Bobcat Co. said this afternoon that it has laid off 195 salaried and hourly employees in North Dakota and also some jobs cuts at the company's Minnesota facility in Litchfield.
The cuts announced Wednesday -- which come after the loss of 250 Bobcat jobs in North Dakota earlier this year -- fuel concern that Bobcat ultimately could shift jobs from the state to its plant in the Czech Republic.
Rich Goldsbury, president of Bobcat Americas, said the company is committed to North Dakota, although it can't make any promises about its future staffing in the state.
Bobcat said Wednesday afternoon that it is eliminating 195 salaried and hourly employees in North Dakota.
"The challenging economy continues to affect sales levels. Earlier this year, indicators pointed to a turnaround in the fall of 2009, but the global recession has lasted much longer than anticipated," Goldsbury said.
The company says some of the cuts are permanent and some are temporary, said Laura Ness Owens, the company's public relations manager.
The company didn't provide a breakdown on how many cuts are permanent and how many are temporary.
But the cuts include:
- 138 positions in Gwinner, where Bobcat has had a work force of 1,000
- 28 positions in Bismarck, where the company has had 650 employees
- 29 jobs in West Fargo, where Bobcat has had a work force of 185.
No figures were released concerning the number of job cuts in Litchfield.
Bobcat, which produces skidsteer loaders and light construction equipment at plants in Gwinner and Bismarck, will have about 1,640 employees in the state after Wednesday's cuts.
A small number of Bobcat employees also were cut at the company's Litchfield plant, Owens and Goldsbury said.
They didn't have a specific number.
Wednesday's cuts were somewhat surprising because some economists have seen signs that the U.S. economy is improving, said Tom Ricker, president of United Steelworkers Local 560 in Gwinner.
Goldsbury said Bobcat is anxious to increase its work force when sales warrant.
For that to happen, "the psychology of our customers needs to improve," he said.
There's speculation in Gwinner, population 750, that some lost North Dakota Bobcat jobs might never return to the state, shifting instead to the Czech Republic, said Jeff Anderson, Gwinner city auditor.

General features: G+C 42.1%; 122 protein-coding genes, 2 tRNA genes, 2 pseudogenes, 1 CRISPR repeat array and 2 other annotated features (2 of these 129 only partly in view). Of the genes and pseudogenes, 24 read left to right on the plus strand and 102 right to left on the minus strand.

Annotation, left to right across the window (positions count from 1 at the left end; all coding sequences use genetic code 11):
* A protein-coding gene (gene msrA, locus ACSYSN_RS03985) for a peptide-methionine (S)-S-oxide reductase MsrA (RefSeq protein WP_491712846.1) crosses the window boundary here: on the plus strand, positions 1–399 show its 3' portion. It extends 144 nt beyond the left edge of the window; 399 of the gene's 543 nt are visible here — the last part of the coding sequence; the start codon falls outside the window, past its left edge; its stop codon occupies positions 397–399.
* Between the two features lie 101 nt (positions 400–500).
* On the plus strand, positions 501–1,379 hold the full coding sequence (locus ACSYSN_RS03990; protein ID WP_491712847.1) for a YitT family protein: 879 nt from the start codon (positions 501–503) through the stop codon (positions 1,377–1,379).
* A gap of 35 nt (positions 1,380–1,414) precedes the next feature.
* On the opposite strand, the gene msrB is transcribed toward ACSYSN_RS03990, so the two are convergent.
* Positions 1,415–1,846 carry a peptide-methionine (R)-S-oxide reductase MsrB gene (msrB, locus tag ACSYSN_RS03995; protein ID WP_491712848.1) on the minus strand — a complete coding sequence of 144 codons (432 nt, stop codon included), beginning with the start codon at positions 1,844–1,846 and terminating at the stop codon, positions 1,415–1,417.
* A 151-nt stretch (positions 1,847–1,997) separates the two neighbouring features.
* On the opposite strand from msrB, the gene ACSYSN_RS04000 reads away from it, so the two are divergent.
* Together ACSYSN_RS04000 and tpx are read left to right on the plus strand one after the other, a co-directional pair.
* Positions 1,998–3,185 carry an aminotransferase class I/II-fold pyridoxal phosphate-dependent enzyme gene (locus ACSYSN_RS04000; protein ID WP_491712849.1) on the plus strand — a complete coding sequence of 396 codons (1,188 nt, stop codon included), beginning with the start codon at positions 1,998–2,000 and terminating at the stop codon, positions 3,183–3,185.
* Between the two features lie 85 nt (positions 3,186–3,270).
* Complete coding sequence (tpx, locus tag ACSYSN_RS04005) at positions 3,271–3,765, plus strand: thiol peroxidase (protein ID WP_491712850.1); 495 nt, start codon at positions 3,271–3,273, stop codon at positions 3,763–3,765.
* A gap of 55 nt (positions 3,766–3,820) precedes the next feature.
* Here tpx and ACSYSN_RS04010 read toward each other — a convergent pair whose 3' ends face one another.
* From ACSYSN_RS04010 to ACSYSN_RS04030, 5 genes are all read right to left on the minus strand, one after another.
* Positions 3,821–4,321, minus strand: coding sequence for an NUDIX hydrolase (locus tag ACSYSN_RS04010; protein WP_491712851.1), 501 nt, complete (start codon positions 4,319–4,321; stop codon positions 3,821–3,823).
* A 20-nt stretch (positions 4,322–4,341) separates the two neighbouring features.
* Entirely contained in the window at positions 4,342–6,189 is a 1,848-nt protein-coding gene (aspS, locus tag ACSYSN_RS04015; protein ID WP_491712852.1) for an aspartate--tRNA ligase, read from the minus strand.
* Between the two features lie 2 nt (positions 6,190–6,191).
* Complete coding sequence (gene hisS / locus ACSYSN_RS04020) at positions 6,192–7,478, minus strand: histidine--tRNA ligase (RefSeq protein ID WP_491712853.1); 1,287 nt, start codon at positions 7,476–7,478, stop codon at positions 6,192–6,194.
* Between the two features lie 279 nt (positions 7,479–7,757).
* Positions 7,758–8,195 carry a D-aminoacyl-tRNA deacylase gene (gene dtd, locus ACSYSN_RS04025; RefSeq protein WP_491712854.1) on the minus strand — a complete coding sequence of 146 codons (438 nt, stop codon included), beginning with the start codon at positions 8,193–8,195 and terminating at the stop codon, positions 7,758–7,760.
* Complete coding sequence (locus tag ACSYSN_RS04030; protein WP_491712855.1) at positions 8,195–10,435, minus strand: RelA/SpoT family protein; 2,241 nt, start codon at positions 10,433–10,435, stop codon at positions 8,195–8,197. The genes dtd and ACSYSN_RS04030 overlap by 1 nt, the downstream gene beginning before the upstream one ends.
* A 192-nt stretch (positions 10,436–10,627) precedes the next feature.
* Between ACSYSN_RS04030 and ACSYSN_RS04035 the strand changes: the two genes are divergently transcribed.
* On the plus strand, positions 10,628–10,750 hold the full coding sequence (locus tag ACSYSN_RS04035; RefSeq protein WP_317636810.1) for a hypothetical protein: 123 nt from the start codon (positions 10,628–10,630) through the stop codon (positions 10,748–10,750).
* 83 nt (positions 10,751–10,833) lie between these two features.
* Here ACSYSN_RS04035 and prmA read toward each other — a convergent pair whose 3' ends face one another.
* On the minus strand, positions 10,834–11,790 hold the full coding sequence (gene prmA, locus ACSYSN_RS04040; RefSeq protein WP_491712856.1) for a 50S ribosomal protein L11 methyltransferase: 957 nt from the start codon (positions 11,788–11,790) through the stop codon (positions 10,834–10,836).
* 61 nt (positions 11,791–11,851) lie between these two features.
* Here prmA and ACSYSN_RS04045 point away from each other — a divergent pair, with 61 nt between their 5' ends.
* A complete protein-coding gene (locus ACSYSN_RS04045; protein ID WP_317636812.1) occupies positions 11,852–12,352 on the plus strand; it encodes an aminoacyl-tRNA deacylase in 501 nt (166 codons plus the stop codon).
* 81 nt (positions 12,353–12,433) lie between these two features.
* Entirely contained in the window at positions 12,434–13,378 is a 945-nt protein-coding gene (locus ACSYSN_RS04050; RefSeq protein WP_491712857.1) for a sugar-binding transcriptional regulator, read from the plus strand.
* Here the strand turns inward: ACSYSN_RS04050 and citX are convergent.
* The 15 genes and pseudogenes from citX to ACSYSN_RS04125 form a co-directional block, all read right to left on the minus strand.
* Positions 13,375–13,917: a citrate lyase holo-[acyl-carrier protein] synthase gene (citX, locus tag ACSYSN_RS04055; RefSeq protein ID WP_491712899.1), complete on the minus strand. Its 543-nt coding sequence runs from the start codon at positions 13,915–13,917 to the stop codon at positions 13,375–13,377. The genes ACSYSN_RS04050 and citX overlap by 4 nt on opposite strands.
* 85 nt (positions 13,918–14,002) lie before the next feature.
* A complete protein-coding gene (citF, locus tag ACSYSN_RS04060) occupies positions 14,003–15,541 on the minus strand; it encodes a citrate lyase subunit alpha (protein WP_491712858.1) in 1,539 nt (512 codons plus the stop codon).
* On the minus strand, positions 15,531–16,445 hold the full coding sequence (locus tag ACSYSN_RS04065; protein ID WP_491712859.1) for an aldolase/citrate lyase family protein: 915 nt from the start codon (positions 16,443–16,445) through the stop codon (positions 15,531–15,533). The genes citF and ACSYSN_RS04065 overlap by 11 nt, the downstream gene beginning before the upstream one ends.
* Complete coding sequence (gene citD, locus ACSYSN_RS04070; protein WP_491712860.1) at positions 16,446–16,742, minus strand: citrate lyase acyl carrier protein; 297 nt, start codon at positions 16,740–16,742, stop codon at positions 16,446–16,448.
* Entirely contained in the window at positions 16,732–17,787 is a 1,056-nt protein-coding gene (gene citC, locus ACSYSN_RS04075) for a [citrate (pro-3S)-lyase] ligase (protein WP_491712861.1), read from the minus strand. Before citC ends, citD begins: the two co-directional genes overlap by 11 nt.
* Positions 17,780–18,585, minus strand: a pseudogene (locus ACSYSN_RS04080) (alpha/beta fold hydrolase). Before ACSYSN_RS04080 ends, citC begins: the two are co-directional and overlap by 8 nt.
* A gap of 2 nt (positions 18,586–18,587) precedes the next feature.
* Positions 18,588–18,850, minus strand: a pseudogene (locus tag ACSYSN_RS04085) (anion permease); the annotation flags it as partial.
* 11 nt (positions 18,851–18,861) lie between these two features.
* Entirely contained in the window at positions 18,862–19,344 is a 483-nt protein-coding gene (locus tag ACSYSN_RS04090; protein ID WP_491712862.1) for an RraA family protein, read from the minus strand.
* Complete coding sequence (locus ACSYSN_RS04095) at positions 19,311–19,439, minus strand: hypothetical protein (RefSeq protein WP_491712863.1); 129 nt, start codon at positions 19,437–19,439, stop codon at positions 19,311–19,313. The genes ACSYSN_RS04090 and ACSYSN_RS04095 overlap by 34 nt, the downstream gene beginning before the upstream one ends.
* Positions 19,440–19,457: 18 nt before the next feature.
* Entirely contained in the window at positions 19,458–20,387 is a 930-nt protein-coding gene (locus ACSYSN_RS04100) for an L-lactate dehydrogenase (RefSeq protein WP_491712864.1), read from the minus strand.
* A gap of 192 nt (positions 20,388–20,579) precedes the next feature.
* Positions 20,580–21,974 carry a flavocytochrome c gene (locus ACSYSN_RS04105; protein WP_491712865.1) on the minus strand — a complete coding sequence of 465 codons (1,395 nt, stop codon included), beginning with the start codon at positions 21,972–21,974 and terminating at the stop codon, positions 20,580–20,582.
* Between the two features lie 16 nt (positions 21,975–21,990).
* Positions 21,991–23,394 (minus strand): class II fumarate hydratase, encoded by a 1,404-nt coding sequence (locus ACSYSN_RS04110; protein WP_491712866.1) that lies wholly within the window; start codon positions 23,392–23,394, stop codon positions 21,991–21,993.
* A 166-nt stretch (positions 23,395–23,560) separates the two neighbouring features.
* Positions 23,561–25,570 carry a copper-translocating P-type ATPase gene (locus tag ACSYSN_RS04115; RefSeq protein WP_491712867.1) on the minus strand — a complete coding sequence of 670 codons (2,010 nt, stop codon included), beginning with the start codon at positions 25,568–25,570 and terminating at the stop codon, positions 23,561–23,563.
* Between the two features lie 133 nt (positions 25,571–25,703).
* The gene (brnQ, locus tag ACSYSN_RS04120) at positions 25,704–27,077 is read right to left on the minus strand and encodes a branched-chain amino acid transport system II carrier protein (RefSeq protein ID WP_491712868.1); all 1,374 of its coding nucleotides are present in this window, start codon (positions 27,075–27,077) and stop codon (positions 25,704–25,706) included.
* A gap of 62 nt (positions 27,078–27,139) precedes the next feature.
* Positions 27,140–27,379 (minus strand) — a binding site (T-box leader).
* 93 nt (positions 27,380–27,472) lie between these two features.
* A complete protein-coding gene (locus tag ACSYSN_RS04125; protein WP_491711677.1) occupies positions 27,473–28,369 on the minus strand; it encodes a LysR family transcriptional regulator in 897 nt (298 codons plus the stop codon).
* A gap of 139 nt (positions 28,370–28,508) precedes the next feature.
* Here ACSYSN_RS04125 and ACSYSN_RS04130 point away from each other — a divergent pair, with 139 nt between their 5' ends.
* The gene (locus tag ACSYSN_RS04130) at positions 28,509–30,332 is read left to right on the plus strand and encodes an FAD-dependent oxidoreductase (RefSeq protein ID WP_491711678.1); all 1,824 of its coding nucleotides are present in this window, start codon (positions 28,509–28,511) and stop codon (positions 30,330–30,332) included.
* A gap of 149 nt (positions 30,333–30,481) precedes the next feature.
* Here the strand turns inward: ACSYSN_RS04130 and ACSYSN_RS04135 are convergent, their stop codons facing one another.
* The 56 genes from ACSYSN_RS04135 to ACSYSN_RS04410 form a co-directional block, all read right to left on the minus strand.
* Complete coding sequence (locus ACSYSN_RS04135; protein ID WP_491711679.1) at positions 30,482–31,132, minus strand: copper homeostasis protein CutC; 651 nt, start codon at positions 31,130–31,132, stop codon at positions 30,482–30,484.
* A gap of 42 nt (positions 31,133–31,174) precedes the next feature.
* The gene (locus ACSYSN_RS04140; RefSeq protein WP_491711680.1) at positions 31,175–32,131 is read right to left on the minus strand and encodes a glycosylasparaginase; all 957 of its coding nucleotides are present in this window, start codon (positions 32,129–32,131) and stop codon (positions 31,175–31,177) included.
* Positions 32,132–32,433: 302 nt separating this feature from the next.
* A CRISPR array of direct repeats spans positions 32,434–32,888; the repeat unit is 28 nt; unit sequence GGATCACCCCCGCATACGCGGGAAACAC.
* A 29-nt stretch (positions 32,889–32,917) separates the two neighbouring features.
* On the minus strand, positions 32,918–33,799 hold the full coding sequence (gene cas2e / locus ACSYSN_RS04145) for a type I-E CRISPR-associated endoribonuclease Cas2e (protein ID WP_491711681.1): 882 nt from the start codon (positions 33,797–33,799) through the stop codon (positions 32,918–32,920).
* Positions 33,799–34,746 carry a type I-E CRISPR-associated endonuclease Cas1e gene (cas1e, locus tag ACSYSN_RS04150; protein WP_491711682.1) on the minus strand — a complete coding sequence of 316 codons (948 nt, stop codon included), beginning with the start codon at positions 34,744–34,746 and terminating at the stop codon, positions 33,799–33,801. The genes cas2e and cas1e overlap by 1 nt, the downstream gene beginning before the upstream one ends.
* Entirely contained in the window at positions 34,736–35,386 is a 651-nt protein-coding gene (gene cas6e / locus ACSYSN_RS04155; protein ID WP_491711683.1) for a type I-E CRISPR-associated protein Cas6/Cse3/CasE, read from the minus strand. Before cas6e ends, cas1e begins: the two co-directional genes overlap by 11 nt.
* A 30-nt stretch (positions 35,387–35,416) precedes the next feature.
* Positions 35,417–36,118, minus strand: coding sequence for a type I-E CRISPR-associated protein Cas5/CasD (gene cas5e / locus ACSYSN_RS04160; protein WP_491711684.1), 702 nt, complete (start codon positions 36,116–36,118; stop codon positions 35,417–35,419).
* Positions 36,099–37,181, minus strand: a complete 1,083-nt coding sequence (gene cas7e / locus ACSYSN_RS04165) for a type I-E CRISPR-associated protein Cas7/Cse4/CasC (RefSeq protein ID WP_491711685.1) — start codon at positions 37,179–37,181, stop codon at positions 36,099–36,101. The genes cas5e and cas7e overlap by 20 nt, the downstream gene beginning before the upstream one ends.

He said he isn't worried personally because of the high quality of Bobcat products made in North Dakota.
Bobcat opened a plant and training center at Dobris, Czech Republic, near the capital of Prague, in 2007.
The facility cost about $32 million, according to published reports.
Bobcat's ties to the Czech Republic began with its former owner Ingersoll Rand, which bought Bobcat in 1995 and sold it in 2007 to Doosan Infracore of South Korea.
Ingersoll Rand bought Superstav, a backhoe manufacturer in the Czech Republic, in 2001.
Bobcat sells its products worldwide, including in Europe, and having a plant there is logical, Goldsbury said.
"Our products are heavy," he said.
It makes sense for global equipment companies to manufacture their products close to the markets in which they'll be sold, said Rod Sutton, editor-in-chief of Oak Brook, Ill.-based Construction Equipment magazine, an industry trade publication.
Doosan Infacore is South Korea's largest maker of construction equipment and has dealers and manufacturing plants worldwide, according to the company's Web site.
Sutton said virtually all equipment companies are suffering because the economy is bad worldwide, not just in the United States.
Anderson said Wednesday's news of more job losses in Gwinner is disappointing.
Even so, "the (plant's) doors are still open. It's still producing Bobcats," he said.